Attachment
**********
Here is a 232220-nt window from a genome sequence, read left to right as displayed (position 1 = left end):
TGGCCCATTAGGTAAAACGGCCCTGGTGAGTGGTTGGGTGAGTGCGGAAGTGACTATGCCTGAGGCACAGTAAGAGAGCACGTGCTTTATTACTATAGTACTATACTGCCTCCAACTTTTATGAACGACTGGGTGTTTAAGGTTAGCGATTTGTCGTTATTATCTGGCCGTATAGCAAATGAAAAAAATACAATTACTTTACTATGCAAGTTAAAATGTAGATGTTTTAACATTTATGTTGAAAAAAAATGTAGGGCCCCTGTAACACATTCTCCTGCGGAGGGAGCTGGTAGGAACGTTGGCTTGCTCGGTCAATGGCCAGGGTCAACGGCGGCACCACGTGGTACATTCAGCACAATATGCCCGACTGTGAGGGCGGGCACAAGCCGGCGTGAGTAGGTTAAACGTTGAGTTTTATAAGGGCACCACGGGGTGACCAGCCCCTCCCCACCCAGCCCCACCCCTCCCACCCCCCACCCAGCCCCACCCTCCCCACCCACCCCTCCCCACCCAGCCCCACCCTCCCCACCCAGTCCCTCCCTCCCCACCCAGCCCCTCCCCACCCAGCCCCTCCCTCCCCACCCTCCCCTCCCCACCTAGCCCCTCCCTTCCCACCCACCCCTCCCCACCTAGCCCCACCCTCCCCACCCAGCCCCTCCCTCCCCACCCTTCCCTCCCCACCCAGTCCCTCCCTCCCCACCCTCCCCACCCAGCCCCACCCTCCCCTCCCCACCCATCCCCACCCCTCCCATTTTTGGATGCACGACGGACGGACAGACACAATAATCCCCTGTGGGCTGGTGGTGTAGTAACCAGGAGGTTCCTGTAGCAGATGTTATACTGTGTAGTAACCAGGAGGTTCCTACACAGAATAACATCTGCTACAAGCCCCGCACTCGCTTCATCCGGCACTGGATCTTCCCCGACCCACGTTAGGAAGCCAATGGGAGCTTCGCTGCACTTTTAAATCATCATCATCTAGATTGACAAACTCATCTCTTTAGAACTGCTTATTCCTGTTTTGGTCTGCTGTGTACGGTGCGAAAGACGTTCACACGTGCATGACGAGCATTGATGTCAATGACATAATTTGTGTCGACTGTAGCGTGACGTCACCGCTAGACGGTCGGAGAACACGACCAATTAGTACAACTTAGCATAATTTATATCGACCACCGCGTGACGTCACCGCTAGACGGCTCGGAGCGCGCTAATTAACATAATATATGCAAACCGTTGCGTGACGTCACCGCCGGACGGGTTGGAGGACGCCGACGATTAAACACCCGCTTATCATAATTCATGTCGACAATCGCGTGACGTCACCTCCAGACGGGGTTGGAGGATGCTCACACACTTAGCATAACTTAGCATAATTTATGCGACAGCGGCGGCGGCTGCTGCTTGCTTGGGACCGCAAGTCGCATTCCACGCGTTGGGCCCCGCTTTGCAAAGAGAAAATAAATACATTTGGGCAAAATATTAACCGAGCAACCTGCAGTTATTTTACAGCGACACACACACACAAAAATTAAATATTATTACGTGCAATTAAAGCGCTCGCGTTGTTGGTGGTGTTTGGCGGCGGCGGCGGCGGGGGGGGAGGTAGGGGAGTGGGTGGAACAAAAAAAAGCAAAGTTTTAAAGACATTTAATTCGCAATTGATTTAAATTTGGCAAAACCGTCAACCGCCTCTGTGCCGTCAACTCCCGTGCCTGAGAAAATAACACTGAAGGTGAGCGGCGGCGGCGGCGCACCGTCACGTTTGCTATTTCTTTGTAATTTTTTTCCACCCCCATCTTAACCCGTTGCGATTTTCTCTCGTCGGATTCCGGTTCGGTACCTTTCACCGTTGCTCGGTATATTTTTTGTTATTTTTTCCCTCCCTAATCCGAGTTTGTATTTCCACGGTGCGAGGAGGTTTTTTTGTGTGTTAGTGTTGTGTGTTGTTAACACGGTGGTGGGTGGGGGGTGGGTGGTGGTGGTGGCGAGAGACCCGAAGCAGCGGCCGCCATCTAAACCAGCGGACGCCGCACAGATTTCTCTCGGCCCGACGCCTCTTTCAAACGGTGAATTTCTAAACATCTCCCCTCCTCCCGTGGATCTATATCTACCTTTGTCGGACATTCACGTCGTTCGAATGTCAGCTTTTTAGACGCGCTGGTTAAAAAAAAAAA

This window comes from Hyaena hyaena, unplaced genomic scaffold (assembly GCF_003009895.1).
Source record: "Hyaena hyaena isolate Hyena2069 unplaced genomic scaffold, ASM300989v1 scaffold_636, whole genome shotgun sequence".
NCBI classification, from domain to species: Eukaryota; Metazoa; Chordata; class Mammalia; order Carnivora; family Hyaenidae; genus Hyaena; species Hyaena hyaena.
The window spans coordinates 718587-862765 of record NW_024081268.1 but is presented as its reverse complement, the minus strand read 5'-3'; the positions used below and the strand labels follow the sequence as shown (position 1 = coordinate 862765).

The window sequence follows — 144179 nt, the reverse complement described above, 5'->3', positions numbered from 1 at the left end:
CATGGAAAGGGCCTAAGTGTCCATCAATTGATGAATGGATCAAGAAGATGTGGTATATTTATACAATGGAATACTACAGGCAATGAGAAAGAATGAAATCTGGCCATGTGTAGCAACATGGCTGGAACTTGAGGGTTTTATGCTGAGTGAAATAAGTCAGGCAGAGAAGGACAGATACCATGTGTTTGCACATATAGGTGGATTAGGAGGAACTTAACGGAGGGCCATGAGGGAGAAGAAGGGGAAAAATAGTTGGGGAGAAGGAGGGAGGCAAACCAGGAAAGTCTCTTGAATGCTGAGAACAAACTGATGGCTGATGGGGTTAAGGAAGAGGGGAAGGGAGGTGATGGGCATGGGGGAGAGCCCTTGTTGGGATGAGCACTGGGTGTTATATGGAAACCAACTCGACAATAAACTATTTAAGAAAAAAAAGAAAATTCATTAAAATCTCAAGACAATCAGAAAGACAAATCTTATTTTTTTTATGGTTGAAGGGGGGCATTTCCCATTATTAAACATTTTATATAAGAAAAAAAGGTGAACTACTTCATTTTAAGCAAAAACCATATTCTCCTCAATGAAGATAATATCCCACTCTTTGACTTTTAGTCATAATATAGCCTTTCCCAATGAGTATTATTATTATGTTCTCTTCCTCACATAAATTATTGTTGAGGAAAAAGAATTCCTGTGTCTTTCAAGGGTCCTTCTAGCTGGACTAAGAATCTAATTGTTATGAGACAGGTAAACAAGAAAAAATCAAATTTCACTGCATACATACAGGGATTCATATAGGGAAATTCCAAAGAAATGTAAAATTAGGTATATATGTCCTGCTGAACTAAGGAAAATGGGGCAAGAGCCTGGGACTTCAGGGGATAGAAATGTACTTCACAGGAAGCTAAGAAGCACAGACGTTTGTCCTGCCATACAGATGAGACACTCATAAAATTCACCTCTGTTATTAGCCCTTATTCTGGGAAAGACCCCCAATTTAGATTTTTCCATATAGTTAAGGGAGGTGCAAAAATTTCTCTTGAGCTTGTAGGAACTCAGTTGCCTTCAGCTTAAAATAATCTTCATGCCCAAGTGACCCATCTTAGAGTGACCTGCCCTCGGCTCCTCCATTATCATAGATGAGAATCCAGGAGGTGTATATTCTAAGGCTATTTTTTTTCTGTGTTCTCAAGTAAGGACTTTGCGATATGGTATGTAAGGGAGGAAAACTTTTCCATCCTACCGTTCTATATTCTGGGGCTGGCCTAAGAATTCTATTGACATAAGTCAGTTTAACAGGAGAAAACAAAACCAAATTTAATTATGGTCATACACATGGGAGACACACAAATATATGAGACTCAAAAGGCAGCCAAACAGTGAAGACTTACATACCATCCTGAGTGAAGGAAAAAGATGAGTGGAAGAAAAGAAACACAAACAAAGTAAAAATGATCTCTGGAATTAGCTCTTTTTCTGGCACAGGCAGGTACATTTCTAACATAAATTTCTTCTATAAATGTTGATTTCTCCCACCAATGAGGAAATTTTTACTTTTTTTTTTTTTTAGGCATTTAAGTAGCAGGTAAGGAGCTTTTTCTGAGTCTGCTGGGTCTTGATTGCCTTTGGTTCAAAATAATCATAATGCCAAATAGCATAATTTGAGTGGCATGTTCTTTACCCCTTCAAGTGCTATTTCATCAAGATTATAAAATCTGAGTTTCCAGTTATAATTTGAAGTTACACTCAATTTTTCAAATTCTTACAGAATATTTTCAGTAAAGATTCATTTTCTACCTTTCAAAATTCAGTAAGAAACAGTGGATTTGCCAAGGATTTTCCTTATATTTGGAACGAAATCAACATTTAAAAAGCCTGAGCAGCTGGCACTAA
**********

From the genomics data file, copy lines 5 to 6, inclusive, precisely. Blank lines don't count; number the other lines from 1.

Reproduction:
NCBI classification, from domain to species: Eukaryota; Metazoa; Chordata; class Mammalia; order Carnivora; family Hyaenidae; genus Hyaena; species Hyaena hyaena.
The window spans coordinates 718587-862765 of record NW_024081268.1 but is presented as its reverse complement, the minus strand read 5'-3'; the positions used below and the strand labels follow the sequence as shown (position 1 = coordinate 862765).